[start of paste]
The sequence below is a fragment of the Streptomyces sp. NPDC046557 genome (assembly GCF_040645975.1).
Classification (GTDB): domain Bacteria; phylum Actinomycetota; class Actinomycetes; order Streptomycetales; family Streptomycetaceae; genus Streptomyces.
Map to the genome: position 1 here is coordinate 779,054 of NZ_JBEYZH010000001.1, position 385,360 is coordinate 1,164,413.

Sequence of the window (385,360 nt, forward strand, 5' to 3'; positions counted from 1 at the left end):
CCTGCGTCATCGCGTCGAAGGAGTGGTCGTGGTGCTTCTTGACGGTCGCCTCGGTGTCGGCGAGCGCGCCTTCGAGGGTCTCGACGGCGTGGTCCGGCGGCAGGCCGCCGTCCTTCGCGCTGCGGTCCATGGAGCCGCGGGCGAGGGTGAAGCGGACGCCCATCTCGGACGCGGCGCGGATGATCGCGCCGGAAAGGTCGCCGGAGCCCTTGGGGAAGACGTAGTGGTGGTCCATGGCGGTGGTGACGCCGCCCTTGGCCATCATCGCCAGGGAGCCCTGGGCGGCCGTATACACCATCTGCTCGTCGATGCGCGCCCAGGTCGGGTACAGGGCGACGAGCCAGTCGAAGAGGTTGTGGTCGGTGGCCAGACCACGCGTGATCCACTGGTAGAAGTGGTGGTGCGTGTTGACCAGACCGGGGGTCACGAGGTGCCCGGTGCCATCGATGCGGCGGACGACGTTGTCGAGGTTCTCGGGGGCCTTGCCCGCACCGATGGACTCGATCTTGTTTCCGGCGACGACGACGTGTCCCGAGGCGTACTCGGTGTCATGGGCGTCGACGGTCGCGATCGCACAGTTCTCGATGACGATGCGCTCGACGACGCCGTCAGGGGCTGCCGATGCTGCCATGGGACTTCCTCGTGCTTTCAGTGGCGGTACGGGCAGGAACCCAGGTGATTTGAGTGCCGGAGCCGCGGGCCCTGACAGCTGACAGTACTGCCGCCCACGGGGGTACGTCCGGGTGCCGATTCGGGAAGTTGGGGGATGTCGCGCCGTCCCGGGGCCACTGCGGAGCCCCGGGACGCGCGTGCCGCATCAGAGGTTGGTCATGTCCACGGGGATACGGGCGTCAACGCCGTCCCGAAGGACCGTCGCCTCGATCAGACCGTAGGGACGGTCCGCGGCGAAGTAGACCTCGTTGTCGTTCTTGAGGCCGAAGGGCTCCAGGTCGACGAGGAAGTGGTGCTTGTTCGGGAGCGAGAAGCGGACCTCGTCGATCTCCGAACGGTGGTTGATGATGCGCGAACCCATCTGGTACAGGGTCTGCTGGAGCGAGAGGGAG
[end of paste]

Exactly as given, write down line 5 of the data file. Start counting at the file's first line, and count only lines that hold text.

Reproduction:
CCTGCGTCATCGCGTCGAAGGAGTGGTCGTGGTGCTTCTTGACGGTCGCCTCGGTGTCGGCGAGCGCGCCTTCGAGGGTCTCGACGGCGTGGTCCGGCGGCAGGCCGCCGTCCTTCGCGCTGCGGTCCATGGAGCCGCGGGCGAGGGTGAAGCGGACGCCCATCTCGGACGCGGCGCGGATGATCGCGCCGGAAAGGTCGCCGGAGCCCTTGGGGAAGACGTAGTGGTGGTCCATGGCGGTGGTGACGCCGCCCTTGGCCATCATCGCCAGGGAGCCCTGGGCGGCCGTATACACCATCTGCTCGTCGATGCGCGCCCAGGTCGGGTACAGGGCGACGAGCCAGTCGAAGAGGTTGTGGTCGGTGGCCAGACCACGCGTGATCCACTGGTAGAAGTGGTGGTGCGTGTTGACCAGACCGGGGGTCACGAGGTGCCCGGTGCCATCGATGCGGCGGACGACGTTGTCGAGGTTCTCGGGGGCCTTGCCCGCACCGATGGACTCGATCTTGTTTCCGGCGACGACGACGTGTCCCGAGGCGTACTCGGTGTCATGGGCGTCGACGGTCGCGATCGCACAGTTCTCGATGACGATGCGCTCGACGACGCCGTCAGGGGCTGCCGATGCTGCCATGGGACTTCCTCGTGCTTTCAGTGGCGGTACGGGCAGGAACCCAGGTGATTTGAGTGCCGGAGCCGCGGGCCCTGACAGCTGACAGTACTGCCGCCCACGGGGGTACGTCCGGGTGCCGATTCGGGAAGTTGGGGGATGTCGCGCCGTCCCGGGGCCACTGCGGAGCCCCGGGACGCGCGTGCCGCATCAGAGGTTGGTCATGTCCACGGGGATACGGGCGTCAACGCCGTCCCGAAGGACCGTCGCCTCGATCAGACCGTAGGGACGGTCCGCGGCGAAGTAGACCTCGTTGTCGTTCTTGAGGCCGAAGGGCTCCAGGTCGACGAGGAAGTGGTGCTTGTTCGGGAGCGAGAAGCGGACCTCGTCGATCTCCGAACGGTGGTTGATGATGCGCGAACCCATCTGGTACAGGGTCTGCTGGAGCGAGAGGGAG